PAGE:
Employee Benefits


U.S. companies will pay on average 15.4% more in 2003 to provide their workers with health insurance than they did this year, when rates climbed 13.7%, says consulting group Hewitt Associates ( http://was.hewitt.com/hewitt ). Some corporations will absorb most of the increase, but others will ask employees to contribute more than in the past. Next year, workers will pay on average 19% of the cost of their own coverage and 24% of dependent care premiums. Hewitt bases its projections on information from more than 2,000 U.S. health plans.

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Technology assessments may open the door to new engagement opportunities for your firm. What is a technology assessment? How do you perform one? JofA Tech Q&A author J. Carlton Collins shows you in a detailed explanation.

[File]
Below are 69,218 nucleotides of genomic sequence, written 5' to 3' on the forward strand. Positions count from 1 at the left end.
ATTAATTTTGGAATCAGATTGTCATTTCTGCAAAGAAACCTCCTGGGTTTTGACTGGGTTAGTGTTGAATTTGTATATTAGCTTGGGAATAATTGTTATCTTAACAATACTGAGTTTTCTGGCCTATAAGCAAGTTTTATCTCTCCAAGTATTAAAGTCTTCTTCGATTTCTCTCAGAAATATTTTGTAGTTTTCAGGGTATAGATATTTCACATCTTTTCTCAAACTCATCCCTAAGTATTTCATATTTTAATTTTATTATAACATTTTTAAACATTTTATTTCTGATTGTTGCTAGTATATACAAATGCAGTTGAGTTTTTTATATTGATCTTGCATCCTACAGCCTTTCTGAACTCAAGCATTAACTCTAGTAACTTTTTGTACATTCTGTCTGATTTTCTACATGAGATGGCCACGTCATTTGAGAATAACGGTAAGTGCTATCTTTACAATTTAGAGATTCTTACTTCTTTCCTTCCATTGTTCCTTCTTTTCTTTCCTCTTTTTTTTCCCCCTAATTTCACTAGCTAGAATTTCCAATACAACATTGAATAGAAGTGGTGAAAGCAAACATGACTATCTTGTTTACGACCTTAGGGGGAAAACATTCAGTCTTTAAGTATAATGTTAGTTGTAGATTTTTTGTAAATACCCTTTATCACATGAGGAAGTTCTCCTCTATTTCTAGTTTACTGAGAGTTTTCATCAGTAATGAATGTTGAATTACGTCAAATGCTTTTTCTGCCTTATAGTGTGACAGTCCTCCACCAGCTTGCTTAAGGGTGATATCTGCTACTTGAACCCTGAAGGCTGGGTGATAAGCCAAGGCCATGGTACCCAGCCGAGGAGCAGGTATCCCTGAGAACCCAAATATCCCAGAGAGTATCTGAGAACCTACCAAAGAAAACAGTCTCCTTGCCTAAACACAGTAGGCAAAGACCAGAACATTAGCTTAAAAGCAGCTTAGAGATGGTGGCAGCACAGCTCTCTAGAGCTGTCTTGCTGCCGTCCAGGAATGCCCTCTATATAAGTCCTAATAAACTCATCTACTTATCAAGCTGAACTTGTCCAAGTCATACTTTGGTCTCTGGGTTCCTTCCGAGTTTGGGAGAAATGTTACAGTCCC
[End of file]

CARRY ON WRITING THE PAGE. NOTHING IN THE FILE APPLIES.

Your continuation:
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Maximizing the higher education tax credits

A counterintuitive strategy can save taxes by including otherwise excludable scholarships in gross income.